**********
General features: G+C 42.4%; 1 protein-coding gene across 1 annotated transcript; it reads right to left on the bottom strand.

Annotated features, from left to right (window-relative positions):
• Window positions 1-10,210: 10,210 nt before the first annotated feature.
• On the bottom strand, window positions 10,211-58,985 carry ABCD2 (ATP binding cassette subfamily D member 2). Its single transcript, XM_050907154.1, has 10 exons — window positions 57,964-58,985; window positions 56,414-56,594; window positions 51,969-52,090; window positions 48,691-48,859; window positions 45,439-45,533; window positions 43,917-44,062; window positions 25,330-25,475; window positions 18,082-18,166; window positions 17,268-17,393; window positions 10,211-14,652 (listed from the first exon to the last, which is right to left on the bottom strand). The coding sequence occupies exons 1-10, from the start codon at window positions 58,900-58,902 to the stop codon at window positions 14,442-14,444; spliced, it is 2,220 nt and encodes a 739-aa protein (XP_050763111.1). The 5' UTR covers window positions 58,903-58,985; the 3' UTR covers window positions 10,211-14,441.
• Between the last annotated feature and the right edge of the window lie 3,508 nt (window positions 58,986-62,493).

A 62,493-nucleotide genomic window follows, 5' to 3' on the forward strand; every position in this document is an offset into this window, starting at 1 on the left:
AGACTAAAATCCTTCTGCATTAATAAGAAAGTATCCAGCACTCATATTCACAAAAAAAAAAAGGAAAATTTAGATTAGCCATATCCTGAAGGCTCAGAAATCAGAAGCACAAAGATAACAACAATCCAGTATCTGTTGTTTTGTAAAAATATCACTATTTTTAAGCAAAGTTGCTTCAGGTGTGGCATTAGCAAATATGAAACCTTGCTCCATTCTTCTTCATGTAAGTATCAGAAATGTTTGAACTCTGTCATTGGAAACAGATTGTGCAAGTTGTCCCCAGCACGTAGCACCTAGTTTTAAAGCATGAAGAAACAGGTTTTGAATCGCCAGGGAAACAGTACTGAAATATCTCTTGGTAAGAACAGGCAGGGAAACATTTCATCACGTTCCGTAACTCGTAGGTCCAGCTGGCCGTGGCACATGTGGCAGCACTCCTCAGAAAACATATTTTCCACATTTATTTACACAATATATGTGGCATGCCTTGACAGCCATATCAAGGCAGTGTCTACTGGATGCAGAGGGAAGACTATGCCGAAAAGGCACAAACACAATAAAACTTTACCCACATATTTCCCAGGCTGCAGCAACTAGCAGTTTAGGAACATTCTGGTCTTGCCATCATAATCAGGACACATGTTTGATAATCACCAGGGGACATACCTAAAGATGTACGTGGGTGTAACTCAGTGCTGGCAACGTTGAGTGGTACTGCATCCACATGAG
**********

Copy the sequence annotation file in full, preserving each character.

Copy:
General features: G+C 42.4%; 1 protein-coding gene across 1 annotated transcript; it reads right to left on the bottom strand.

Annotated features, from left to right (window-relative positions):
• Window positions 1-10,210: 10,210 nt before the first annotated feature.
• On the bottom strand, window positions 10,211-58,985 carry ABCD2 (ATP binding cassette subfamily D member 2). Its single transcript, XM_050907154.1, has 10 exons — window positions 57,964-58,985; window positions 56,414-56,594; window positions 51,969-52,090; window positions 48,691-48,859; window positions 45,439-45,533; window positions 43,917-44,062; window positions 25,330-25,475; window positions 18,082-18,166; window positions 17,268-17,393; window positions 10,211-14,652 (listed from the first exon to the last, which is right to left on the bottom strand). The coding sequence occupies exons 1-10, from the start codon at window positions 58,900-58,902 to the stop codon at window positions 14,442-14,444; spliced, it is 2,220 nt and encodes a 739-aa protein (XP_050763111.1). The 5' UTR covers window positions 58,903-58,985; the 3' UTR covers window positions 10,211-14,441.
• Between the last annotated feature and the right edge of the window lie 3,508 nt (window positions 58,986-62,493).

A 62,493-nucleotide genomic window follows, 5' to 3' on the forward strand; every position in this document is an offset into this window, starting at 1 on the left:
AGACTAAAATCCTTCTGCATTAATAAGAAAGTATCCAGCACTCATATTCACAAAAAAAAAAAGGAAAATTTAGATTAGCCATATCCTGAAGGCTCAGAAATCAGAAGCACAAAGATAACAACAATCCAGTATCTGTTGTTTTGTAAAAATATCACTATTTTTAAGCAAAGTTGCTTCAGGTGTGGCATTAGCAAATATGAAACCTTGCTCCATTCTTCTTCATGTAAGTATCAGAAATGTTTGAACTCTGTCATTGGAAACAGATTGTGCAAGTTGTCCCCAGCACGTAGCACCTAGTTTTAAAGCATGAAGAAACAGGTTTTGAATCGCCAGGGAAACAGTACTGAAATATCTCTTGGTAAGAACAGGCAGGGAAACATTTCATCACGTTCCGTAACTCGTAGGTCCAGCTGGCCGTGGCACATGTGGCAGCACTCCTCAGAAAACATATTTTCCACATTTATTTACACAATATATGTGGCATGCCTTGACAGCCATATCAAGGCAGTGTCTACTGGATGCAGAGGGAAGACTATGCCGAAAAGGCACAAACACAATAAAACTTTACCCACATATTTCCCAGGCTGCAGCAACTAGCAGTTTAGGAACATTCTGGTCTTGCCATCATAATCAGGACACATGTTTGATAATCACCAGGGGACATACCTAAAGATGTACGTGGGTGTAACTCAGTGCTGGCAACGTTGAGTGGTACTGCATCCACATGAG